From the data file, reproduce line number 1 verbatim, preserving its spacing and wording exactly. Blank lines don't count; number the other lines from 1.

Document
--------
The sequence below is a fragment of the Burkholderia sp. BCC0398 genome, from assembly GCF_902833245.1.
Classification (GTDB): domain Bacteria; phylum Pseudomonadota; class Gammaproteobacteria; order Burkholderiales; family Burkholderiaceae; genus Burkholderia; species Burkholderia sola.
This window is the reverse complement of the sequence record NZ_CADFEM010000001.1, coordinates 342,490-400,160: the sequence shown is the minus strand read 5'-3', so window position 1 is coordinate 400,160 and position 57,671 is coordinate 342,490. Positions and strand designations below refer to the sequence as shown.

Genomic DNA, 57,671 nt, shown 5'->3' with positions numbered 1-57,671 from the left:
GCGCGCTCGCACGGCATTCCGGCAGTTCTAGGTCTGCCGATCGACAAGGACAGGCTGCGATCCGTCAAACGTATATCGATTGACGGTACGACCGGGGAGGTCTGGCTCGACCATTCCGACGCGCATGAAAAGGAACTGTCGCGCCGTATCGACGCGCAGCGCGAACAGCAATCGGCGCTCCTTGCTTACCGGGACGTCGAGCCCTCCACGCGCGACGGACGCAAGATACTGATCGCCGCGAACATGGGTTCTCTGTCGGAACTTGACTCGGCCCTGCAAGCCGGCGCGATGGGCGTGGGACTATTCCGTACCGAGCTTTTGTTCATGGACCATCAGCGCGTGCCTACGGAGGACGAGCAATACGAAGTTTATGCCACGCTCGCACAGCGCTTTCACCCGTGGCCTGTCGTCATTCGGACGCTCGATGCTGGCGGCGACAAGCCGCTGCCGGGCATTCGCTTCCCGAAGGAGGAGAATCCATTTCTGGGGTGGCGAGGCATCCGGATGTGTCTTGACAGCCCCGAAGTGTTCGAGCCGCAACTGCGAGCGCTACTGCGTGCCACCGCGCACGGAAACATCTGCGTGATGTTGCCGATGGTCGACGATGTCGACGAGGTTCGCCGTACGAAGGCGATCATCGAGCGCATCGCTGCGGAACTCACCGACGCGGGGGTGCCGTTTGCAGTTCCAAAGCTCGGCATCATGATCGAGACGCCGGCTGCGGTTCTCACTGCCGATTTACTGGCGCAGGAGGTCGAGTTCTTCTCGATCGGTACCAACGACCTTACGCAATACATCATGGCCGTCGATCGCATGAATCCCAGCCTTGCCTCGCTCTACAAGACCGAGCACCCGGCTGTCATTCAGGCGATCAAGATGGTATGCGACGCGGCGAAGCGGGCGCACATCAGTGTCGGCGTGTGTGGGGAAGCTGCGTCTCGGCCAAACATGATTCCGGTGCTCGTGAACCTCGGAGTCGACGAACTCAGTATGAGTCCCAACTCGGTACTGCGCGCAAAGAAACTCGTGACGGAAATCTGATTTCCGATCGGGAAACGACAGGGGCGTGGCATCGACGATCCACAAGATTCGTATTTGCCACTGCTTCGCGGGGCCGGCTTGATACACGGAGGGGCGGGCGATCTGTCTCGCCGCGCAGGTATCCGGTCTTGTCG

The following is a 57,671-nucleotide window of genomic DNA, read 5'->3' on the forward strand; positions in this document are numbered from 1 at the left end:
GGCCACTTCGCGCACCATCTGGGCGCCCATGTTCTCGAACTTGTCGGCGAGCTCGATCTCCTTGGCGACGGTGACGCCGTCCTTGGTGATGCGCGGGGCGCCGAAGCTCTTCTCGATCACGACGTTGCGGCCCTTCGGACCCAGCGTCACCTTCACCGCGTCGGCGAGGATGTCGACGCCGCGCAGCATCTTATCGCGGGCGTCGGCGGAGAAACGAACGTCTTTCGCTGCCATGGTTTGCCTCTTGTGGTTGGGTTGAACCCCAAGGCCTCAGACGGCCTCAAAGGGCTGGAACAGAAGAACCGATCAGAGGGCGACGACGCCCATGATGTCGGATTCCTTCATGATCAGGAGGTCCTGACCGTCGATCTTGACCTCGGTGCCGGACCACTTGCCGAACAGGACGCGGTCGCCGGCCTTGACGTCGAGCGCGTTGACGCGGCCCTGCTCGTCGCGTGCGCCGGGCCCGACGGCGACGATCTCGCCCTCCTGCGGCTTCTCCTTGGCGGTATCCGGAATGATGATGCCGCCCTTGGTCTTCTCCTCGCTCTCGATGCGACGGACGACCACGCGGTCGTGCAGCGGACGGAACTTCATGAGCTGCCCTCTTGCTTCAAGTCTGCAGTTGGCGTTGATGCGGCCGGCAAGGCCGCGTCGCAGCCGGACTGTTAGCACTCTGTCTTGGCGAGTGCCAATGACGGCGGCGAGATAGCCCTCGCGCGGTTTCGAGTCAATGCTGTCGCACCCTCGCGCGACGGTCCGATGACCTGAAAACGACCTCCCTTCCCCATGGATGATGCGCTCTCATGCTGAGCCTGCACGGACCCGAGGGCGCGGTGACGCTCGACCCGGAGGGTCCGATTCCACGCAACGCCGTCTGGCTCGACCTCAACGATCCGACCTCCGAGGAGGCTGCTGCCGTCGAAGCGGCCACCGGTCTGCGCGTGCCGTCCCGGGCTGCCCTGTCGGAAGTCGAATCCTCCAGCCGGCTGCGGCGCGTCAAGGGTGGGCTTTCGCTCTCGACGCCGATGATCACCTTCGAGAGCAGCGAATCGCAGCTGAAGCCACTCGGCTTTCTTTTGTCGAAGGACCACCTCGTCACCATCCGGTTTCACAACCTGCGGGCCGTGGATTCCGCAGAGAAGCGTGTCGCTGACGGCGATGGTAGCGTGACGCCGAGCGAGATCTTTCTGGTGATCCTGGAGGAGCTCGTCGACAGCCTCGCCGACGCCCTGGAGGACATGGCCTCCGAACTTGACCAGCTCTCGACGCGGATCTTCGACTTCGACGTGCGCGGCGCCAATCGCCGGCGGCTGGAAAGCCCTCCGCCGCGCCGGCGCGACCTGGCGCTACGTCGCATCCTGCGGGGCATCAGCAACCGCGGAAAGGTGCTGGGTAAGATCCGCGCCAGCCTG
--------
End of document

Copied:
The sequence below is a fragment of the Burkholderia sp. BCC0398 genome, from assembly GCF_902833245.1.